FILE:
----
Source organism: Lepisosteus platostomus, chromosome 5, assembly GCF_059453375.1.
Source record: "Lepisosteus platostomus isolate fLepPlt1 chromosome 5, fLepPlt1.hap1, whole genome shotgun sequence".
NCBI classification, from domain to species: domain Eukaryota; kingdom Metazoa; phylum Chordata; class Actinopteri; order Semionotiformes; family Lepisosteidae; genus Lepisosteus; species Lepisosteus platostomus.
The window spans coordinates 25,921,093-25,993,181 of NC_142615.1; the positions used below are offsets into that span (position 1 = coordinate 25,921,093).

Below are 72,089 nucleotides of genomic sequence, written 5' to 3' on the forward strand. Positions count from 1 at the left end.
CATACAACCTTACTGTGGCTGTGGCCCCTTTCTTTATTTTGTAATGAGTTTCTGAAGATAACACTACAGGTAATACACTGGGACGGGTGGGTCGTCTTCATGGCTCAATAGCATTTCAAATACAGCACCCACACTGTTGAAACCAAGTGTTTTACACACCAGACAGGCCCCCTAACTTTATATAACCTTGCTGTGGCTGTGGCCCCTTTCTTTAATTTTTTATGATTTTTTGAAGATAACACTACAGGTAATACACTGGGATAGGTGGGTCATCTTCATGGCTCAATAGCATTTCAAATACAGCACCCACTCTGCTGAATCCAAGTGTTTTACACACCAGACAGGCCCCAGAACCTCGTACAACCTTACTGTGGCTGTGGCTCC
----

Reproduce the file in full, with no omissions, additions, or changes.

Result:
Source organism: Lepisosteus platostomus, chromosome 5, assembly GCF_059453375.1.
Source record: "Lepisosteus platostomus isolate fLepPlt1 chromosome 5, fLepPlt1.hap1, whole genome shotgun sequence".
NCBI classification, from domain to species: domain Eukaryota; kingdom Metazoa; phylum Chordata; class Actinopteri; order Semionotiformes; family Lepisosteidae; genus Lepisosteus; species Lepisosteus platostomus.
The window spans coordinates 25,921,093-25,993,181 of NC_142615.1; the positions used below are offsets into that span (position 1 = coordinate 25,921,093).

Below are 72,089 nucleotides of genomic sequence, written 5' to 3' on the forward strand. Positions count from 1 at the left end.
CATACAACCTTACTGTGGCTGTGGCCCCTTTCTTTATTTTGTAATGAGTTTCTGAAGATAACACTACAGGTAATACACTGGGACGGGTGGGTCGTCTTCATGGCTCAATAGCATTTCAAATACAGCACCCACACTGTTGAAACCAAGTGTTTTACACACCAGACAGGCCCCCTAACTTTATATAACCTTGCTGTGGCTGTGGCCCCTTTCTTTAATTTTTTATGATTTTTTGAAGATAACACTACAGGTAATACACTGGGATAGGTGGGTCATCTTCATGGCTCAATAGCATTTCAAATACAGCACCCACTCTGCTGAATCCAAGTGTTTTACACACCAGACAGGCCCCAGAACCTCGTACAACCTTACTGTGGCTGTGGCTCC